I may not be the best one to talk on this subject, since I’ve only scratched the surface of the most popular names out there. However, this is my general take on what I feel about html/css/js frameworks.

What is a framework?

When I talk about a framework, I talk about a pre-packaged system of classes, javascript and HTML that starts a project for you. It creates a foundation for you to build and design off. In theory, it sounds good.

In theory.

The problem is, they tend to be over-bloated. You end up with a slew of random named classes and functions. Yes, many of the bigger ones have documentation – but it’s written by someone who already knows the system and therefore doesn’t read easily.

I’m not against reuse. In fact, I’m quite a proponent of using what’s already available. If it’s useful. The sad fact is, there is a huge tendency to use a system that spits out your design without any real work. Of course, there are a slew of great looking sites built on Bootstrap or Foundation or Gumby, but they tend to all look very similar because they all use the exact same layouts as the next. Content and colors change, but the FRAMEWORK is the same.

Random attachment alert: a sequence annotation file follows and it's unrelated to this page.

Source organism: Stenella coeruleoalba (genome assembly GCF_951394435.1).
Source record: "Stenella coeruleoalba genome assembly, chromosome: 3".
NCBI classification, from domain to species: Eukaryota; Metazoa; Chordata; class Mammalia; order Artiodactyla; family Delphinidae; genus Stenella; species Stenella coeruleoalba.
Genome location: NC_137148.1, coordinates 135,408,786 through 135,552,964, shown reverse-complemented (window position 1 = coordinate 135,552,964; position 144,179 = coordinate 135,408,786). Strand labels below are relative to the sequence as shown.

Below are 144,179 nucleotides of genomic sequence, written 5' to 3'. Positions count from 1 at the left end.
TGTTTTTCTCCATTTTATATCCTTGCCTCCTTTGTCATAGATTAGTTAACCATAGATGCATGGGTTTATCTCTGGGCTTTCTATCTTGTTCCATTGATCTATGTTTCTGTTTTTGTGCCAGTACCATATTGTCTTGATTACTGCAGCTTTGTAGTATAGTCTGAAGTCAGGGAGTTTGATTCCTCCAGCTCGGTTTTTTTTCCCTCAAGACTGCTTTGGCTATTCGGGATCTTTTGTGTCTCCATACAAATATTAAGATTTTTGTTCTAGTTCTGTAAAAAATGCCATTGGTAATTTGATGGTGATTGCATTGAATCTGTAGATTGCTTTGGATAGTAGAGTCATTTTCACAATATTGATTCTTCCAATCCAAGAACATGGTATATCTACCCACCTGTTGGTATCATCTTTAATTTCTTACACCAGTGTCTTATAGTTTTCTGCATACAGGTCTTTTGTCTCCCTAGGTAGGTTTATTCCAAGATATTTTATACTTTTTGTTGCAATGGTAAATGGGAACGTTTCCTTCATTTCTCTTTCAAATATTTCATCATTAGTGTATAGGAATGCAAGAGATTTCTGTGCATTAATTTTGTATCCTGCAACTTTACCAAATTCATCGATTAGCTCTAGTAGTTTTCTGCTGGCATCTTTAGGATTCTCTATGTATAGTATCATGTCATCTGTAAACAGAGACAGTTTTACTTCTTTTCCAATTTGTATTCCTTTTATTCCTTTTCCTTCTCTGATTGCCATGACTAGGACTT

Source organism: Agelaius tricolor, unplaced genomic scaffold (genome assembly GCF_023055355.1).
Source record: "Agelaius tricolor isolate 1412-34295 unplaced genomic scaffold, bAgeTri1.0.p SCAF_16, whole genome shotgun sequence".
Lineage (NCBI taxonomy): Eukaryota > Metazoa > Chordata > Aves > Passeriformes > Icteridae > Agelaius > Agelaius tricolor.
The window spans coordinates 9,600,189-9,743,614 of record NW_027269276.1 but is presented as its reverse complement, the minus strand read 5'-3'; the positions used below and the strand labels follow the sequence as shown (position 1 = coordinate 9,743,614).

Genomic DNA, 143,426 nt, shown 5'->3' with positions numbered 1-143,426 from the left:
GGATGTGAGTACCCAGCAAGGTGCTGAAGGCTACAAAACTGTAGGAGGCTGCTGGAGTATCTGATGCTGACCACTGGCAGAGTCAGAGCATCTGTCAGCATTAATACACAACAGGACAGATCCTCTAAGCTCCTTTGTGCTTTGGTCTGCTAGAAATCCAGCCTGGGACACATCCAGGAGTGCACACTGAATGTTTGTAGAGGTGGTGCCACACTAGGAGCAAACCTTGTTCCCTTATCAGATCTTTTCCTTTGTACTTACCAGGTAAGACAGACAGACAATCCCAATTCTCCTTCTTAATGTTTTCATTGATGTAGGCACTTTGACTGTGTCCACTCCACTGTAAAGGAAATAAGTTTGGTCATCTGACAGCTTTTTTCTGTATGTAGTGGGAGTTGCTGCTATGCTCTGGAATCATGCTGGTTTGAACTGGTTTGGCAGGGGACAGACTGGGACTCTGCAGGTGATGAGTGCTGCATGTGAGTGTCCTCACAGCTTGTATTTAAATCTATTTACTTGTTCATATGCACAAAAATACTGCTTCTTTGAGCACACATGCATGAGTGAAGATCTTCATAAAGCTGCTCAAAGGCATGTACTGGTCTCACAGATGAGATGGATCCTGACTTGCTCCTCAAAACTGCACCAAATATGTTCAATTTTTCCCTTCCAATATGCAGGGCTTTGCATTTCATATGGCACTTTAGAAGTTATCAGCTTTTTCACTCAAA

Back peddling

Ok, I’ve read enough on the internet to know what’s coming next. There are those die-hard fans who are already salivating over their scathing “your mom” jokes. Hey, I get it. You love your tools. Perhaps in the right hands, the framework can sing.

I get too confused and overwhelmed. I’m the type that will glean what I need and go from there. It feels more my own. More built.

When all is said, use what you know. Use a framework if you wish. Use Sketch or Macaw if you like. Code in notepad for all I care. If it looks great, works great, than it is great.